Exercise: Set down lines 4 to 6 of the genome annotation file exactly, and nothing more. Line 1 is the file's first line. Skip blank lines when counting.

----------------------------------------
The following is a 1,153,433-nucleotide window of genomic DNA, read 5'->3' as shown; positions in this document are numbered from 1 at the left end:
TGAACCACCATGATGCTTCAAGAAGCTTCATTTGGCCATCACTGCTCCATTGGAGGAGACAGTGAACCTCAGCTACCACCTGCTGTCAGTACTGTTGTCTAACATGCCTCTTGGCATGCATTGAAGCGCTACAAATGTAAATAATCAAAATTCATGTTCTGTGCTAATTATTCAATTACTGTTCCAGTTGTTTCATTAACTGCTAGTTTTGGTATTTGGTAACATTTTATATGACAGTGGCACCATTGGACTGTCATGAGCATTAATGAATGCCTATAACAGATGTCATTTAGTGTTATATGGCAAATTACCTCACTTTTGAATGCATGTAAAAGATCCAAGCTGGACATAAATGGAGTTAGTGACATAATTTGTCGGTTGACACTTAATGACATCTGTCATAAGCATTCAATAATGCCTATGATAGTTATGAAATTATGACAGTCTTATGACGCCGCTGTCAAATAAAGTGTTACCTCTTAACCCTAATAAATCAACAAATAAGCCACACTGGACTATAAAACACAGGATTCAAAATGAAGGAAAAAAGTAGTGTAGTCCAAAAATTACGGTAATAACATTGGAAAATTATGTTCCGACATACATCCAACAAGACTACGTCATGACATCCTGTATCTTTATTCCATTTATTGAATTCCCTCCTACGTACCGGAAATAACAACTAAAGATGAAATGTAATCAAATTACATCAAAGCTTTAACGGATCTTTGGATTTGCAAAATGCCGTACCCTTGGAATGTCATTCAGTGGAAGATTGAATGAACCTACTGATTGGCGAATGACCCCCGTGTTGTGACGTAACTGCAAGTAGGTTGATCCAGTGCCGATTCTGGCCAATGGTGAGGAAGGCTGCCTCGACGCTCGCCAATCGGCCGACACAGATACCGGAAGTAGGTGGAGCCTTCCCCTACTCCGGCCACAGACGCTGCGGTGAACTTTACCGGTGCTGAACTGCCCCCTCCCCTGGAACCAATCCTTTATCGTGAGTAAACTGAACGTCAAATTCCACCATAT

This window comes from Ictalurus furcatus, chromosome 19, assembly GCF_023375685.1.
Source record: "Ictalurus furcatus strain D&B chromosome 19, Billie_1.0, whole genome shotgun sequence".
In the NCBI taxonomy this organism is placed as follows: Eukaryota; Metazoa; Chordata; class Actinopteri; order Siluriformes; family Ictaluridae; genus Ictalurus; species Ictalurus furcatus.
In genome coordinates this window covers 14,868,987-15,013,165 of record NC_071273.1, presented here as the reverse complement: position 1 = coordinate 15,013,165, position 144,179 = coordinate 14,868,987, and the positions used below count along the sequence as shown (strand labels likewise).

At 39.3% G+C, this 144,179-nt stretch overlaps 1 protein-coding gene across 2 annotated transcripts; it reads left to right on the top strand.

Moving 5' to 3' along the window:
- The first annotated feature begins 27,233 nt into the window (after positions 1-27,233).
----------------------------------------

Source record: "Ictalurus furcatus strain D&B chromosome 19, Billie_1.0, whole genome shotgun sequence".
In the NCBI taxonomy this organism is placed as follows: Eukaryota; Metazoa; Chordata; class Actinopteri; order Siluriformes; family Ictaluridae; genus Ictalurus; species Ictalurus furcatus.
In genome coordinates this window covers 14,868,987-15,013,165 of record NC_071273.1, presented here as the reverse complement: position 1 = coordinate 15,013,165, position 144,179 = coordinate 14,868,987, and the positions used below count along the sequence as shown (strand labels likewise).